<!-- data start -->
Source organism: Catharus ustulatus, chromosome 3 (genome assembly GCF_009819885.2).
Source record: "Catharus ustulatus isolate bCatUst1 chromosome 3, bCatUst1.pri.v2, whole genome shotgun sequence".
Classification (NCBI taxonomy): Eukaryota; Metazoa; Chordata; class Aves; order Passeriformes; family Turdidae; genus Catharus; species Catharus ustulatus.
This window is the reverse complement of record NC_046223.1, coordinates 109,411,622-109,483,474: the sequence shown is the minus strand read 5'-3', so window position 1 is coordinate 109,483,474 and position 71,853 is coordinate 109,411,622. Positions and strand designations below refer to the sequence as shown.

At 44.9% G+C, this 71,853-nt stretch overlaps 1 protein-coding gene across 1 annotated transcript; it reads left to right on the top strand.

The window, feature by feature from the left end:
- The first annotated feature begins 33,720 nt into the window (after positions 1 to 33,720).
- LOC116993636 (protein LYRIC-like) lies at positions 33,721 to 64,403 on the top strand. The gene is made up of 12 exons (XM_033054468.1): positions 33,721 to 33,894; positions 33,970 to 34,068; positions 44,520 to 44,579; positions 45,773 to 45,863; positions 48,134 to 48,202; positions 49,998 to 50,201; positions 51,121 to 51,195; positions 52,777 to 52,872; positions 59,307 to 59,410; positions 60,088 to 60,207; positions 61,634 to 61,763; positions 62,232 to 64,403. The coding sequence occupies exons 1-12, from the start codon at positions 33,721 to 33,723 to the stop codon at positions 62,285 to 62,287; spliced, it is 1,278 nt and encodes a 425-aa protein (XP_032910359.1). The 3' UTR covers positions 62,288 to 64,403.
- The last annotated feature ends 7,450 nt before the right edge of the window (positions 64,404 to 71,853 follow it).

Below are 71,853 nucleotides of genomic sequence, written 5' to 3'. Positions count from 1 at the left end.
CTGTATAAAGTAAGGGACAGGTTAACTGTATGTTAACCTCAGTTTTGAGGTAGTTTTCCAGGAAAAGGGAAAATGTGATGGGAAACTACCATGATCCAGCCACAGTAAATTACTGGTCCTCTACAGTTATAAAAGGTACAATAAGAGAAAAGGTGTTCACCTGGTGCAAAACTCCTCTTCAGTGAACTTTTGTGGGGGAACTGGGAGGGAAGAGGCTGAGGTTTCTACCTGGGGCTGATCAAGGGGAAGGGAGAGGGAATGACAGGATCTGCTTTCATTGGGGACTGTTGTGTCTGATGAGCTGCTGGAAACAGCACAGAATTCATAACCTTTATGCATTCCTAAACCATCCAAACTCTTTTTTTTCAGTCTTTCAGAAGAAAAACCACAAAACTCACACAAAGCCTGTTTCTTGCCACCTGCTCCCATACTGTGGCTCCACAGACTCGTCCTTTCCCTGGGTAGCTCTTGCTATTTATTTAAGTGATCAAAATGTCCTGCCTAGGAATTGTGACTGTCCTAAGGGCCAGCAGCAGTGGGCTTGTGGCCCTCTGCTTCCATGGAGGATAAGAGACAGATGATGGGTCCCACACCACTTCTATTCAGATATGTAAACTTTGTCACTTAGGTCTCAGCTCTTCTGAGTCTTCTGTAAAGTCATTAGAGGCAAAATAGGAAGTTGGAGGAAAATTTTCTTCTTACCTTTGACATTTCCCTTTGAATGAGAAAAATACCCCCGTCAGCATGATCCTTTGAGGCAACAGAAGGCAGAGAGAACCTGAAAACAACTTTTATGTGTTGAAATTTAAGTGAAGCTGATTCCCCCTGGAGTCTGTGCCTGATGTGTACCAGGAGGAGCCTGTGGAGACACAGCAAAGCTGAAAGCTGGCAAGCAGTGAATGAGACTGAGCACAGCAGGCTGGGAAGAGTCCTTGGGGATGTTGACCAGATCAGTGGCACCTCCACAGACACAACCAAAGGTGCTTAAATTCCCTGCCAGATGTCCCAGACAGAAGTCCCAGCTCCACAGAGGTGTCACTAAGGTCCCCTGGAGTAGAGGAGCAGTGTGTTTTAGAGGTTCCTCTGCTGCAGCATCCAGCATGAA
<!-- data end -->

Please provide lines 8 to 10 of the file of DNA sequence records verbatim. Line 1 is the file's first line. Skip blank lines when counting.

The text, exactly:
- LOC116993636 (protein LYRIC-like) lies at positions 33,721 to 64,403 on the top strand. The gene is made up of 12 exons (XM_033054468.1): positions 33,721 to 33,894; positions 33,970 to 34,068; positions 44,520 to 44,579; positions 45,773 to 45,863; positions 48,134 to 48,202; positions 49,998 to 50,201; positions 51,121 to 51,195; positions 52,777 to 52,872; positions 59,307 to 59,410; positions 60,088 to 60,207; positions 61,634 to 61,763; positions 62,232 to 64,403. The coding sequence occupies exons 1-12, from the start codon at positions 33,721 to 33,723 to the stop codon at positions 62,285 to 62,287; spliced, it is 1,278 nt and encodes a 425-aa protein (XP_032910359.1). The 3' UTR covers positions 62,288 to 64,403.
- The last annotated feature ends 7,450 nt before the right edge of the window (positions 64,404 to 71,853 follow it).

Below are 71,853 nucleotides of genomic sequence, written 5' to 3'. Positions count from 1 at the left end.